I sat in the right-hand seat, six feet behind the idling propeller.
"What do you know about flying?" Hank asked.
"Oh, I already know how to fly," I said.
"Sure. You sit down in your seat, right?"
"The plane goes shooting down the runway. You pull up on the armrests and she flies. Of course, everybody has to do it at the same time."
"Gee," said Hank, "I didn't think you really knew."
That was the start of my flying lessons.
I was never a hot-shot pilot. "Average" would about fit, but ever since learning to fly, I've tried to "wish" myself into the captain's seat on every commercial flight I've taken.
Over Hudson Bay or the Irish Sea or the Grand Canyon or the Alps, I'd always have the secret opinion that I could fly the airplane better than the man who was doing it. Pure poppycock, of course. If I actually found myself in the pilot's seat of a 747, I'd probably have a heart attack. But the feeling is always there.
Very likely, it's that same feeling that made me want to go to Abbotsford, British Columbia, Canada.
My wife and I had business in Vancouver. Since it was nothing too pressing, and knowing that one of the world's great air shows takes place in Abbotsford, it was easy for me to make the trip coincide with the show.
I figured it might be kind of hard talking Joyce into it, so I worked on my arguments.
I might be able to get an article out of it, I'd tell her. Would she buy that?
"Joyce, as a former flier . . ., " I'd start, but she would only counter with a bald-faced truth.
"You haven't flown an airplane in 30 years," she would say.
With very little hope, I broached the subject.
"Look, honey, as long as we're going to Vancouver, there's this air show over in Abbotsford."
"Do you think I should wear my slacks, or would culottes be better?"
"Wait a minute, this is one of the world's truly great air shows and . . . . "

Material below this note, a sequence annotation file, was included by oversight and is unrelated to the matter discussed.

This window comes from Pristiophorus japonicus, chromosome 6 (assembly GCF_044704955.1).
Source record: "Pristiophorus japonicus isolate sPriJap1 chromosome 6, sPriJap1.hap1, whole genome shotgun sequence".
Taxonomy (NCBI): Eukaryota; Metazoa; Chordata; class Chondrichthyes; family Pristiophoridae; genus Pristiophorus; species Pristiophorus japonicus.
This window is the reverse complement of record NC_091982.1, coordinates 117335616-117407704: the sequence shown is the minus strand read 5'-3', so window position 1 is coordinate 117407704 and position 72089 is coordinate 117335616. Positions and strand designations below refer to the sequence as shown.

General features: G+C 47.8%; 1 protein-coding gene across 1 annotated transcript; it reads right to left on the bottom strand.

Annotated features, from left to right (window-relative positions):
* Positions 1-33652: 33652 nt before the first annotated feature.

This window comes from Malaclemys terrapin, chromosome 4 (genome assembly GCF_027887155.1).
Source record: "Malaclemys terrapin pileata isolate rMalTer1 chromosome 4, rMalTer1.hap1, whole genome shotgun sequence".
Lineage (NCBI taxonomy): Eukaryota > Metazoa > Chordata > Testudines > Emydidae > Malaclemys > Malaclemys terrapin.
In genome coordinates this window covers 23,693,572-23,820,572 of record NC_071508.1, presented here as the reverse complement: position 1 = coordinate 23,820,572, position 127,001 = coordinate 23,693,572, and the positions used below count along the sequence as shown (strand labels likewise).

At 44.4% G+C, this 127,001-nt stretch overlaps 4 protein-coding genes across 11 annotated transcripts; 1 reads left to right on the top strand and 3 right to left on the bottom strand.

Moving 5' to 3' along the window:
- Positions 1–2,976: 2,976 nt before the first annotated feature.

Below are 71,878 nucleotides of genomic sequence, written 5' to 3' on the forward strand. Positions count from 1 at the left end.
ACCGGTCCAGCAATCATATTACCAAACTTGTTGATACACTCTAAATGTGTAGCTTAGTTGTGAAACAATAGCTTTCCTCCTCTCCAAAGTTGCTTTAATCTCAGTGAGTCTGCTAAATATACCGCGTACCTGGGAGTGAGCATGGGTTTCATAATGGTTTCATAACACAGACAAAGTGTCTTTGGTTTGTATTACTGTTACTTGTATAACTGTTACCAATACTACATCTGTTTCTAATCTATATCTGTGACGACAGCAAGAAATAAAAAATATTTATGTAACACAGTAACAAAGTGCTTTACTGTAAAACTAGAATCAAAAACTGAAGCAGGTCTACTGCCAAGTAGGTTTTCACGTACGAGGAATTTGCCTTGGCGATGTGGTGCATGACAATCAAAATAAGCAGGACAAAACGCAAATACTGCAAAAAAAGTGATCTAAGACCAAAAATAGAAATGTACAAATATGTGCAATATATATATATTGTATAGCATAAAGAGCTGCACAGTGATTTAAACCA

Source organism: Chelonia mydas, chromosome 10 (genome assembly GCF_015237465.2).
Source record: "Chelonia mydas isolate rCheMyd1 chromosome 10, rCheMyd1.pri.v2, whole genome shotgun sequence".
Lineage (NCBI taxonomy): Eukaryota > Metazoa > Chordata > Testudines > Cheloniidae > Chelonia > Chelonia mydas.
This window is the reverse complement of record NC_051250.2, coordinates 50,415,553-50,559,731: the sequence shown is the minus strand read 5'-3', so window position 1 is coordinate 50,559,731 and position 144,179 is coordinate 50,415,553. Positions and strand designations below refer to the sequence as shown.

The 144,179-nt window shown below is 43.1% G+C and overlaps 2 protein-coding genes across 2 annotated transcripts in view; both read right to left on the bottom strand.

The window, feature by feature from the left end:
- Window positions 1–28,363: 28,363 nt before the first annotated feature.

"Actually," she said, "the blue skirt wouldn't be bad, with maybe one of my pink polo shirts."
"Huh?" I said.
"Those little glasses of yours won't do it. I'm going to have to borrow Mel and Annette's field glasses. And their camera. Don't you think I ought to get their camera, too? We need a backup. We could get an article out of this, you know."
We booked a Canadian Airlines flight. As the big red and white plane shot down the runway, we all lifted up on our armrests and before you knew it, we were in the air.
Later, while I was wondering what the first-class passengers might be having that could possibly make things better, a strong male voice came over the public address system.
"This is your captain speaking. If you'll look out of the windows on your left, you'll see Mt. St. Helens."
That torn-up mountain with her plume of smoke was impressive. In fact, everything was impressive. The only thing I could find wrong with the trip was that I was not flying the airplane.
It was a bright, sunny day in British Columbia and snow-covered Mt. Baker, just over the border in Washington, made a perfect backdrop for the show.
Joyce and I walked on the taxiway. There were dozens of aircraft available for inspection, from just about every country you could think of, and people inspecting and commenting in several languages.
We were invited to cross the field for the flight line. Joyce elected to stay back and take pictures of the arrival of the ultralights, mainly because neither of us knew what an ultralight was.
I learned on my way around the runways. Ultralights are aircraft that are so light they look like powered hang gliders and sound like lawn mowers. Dozens of them swarmed in from the east. The applause of the crowd was almost enough to cover the sounds of their engines.
The flight line was as much of a backstage as any theater could provide. There were crews and precision flying teams from half a dozen countries. All seemed a little nervous but tried not to show it.